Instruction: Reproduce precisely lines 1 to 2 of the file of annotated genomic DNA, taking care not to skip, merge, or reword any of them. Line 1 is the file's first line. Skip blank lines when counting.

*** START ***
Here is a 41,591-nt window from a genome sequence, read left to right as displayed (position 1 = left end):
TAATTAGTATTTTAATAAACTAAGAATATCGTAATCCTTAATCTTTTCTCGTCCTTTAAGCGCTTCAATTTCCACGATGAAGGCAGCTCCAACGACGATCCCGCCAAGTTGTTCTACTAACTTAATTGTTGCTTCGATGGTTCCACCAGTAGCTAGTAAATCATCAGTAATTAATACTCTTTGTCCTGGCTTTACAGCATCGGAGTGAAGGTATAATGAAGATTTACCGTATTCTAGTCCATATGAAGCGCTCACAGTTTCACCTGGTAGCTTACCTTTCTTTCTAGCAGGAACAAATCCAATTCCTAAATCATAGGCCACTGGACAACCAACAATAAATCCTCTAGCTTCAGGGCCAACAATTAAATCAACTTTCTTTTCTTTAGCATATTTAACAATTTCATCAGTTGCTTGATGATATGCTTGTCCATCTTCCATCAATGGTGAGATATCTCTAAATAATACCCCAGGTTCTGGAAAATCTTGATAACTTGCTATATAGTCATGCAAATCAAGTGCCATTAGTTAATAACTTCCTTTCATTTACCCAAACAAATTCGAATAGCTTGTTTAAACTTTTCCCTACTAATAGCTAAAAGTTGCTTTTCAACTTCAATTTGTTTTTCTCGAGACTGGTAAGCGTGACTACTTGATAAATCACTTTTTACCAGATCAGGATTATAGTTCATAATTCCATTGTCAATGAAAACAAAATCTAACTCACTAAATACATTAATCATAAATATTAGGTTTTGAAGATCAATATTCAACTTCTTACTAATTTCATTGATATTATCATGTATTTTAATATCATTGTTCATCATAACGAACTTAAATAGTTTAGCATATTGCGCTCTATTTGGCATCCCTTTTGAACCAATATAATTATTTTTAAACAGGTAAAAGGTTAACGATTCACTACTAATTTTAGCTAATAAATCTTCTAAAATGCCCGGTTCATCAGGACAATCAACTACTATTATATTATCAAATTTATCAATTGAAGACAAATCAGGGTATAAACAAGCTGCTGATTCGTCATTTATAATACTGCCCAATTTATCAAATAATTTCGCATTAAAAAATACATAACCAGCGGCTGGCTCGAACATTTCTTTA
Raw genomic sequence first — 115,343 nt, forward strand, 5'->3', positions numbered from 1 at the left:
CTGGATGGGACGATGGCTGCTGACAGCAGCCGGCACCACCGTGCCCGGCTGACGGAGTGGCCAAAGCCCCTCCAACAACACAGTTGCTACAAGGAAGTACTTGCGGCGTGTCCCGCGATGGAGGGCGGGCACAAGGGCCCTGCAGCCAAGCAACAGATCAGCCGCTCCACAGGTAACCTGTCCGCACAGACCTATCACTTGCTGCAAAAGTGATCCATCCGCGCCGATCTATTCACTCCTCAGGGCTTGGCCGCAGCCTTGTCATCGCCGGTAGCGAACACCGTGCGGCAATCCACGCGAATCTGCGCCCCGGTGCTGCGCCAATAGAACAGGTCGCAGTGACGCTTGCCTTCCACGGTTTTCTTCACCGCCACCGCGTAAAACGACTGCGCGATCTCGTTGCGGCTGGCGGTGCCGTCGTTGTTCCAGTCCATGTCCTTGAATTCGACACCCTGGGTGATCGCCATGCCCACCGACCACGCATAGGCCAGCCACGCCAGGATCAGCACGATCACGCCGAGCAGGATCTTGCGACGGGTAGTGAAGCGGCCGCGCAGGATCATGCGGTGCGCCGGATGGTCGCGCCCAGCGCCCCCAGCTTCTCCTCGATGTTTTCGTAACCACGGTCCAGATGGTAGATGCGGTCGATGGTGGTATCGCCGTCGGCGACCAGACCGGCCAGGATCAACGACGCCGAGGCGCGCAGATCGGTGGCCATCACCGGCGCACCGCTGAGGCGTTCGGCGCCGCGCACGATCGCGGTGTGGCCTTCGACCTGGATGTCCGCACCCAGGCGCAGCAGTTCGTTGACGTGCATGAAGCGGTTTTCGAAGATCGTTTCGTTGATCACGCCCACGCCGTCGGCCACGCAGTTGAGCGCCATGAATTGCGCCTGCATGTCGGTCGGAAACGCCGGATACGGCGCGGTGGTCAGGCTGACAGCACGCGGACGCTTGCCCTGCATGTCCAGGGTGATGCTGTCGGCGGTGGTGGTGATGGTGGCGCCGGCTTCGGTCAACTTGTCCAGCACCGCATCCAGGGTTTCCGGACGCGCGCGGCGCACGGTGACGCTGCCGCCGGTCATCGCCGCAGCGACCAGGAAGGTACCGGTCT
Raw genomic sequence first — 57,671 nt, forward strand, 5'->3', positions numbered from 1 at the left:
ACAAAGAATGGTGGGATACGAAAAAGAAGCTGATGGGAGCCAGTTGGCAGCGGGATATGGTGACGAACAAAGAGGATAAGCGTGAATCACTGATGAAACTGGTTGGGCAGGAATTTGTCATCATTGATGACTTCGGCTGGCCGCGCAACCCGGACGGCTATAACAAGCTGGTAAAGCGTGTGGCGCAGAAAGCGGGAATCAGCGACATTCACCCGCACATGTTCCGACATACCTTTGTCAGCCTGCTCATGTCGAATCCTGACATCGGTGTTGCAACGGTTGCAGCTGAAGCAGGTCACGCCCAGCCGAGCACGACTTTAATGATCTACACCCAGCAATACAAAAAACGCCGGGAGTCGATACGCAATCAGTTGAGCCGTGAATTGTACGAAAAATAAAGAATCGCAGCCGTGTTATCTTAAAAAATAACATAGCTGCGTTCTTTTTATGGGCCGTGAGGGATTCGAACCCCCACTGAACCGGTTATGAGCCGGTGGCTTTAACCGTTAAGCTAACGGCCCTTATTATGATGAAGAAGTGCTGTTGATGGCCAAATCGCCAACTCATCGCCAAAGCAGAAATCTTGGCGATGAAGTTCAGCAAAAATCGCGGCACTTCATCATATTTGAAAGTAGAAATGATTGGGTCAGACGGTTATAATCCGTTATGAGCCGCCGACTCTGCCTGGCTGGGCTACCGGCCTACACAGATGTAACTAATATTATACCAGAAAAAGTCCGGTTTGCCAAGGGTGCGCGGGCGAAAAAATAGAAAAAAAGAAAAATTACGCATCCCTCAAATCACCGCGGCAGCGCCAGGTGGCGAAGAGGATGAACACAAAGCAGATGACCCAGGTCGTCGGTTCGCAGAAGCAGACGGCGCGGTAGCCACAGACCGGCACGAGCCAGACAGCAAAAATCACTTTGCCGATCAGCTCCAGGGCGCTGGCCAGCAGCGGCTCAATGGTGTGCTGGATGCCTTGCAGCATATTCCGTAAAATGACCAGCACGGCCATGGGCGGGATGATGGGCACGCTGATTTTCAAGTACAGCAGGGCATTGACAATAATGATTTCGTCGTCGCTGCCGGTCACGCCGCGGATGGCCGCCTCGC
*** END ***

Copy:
Here is a 41,591-nt window from a genome sequence, read left to right as displayed (position 1 = left end):
TAATTAGTATTTTAATAAACTAAGAATATCGTAATCCTTAATCTTTTCTCGTCCTTTAAGCGCTTCAATTTCCACGATGAAGGCAGCTCCAACGACGATCCCGCCAAGTTGTTCTACTAACTTAATTGTTGCTTCGATGGTTCCACCAGTAGCTAGTAAATCATCAGTAATTAATACTCTTTGTCCTGGCTTTACAGCATCGGAGTGAAGGTATAATGAAGATTTACCGTATTCTAGTCCATATGAAGCGCTCACAGTTTCACCTGGTAGCTTACCTTTCTTTCTAGCAGGAACAAATCCAATTCCTAAATCATAGGCCACTGGACAACCAACAATAAATCCTCTAGCTTCAGGGCCAACAATTAAATCAACTTTCTTTTCTTTAGCATATTTAACAATTTCATCAGTTGCTTGATGATATGCTTGTCCATCTTCCATCAATGGTGAGATATCTCTAAATAATACCCCAGGTTCTGGAAAATCTTGATAACTTGCTATATAGTCATGCAAATCAAGTGCCATTAGTTAATAACTTCCTTTCATTTACCCAAACAAATTCGAATAGCTTGTTTAAACTTTTCCCTACTAATAGCTAAAAGTTGCTTTTCAACTTCAATTTGTTTTTCTCGAGACTGGTAAGCGTGACTACTTGATAAATCACTTTTTACCAGATCAGGATTATAGTTCATAATTCCATTGTCAATGAAAACAAAATCTAACTCACTAAATACATTAATCATAAATATTAGGTTTTGAAGATCAATATTCAACTTCTTACTAATTTCATTGATATTATCATGTATTTTAATATCATTGTTCATCATAACGAACTTAAATAGTTTAGCATATTGCGCTCTATTTGGCATCCCTTTTGAACCAATATAATTATTTTTAAACAGGTAAAAGGTTAACGATTCACTACTAATTTTAGCTAATAAATCTTCTAAAATGCCCGGTTCATCAGGACAATCAACTACTATTATATTATCAAATTTATCAATTGAAGACAAATCAGGGTATAAACAAGCTGCTGATTCGTCATTTATAATACTGCCCAATTTATCAAATAATTTCGCATTAAAAAATACATAACCAGCGGCTGGCTCGAACATTTCTTTA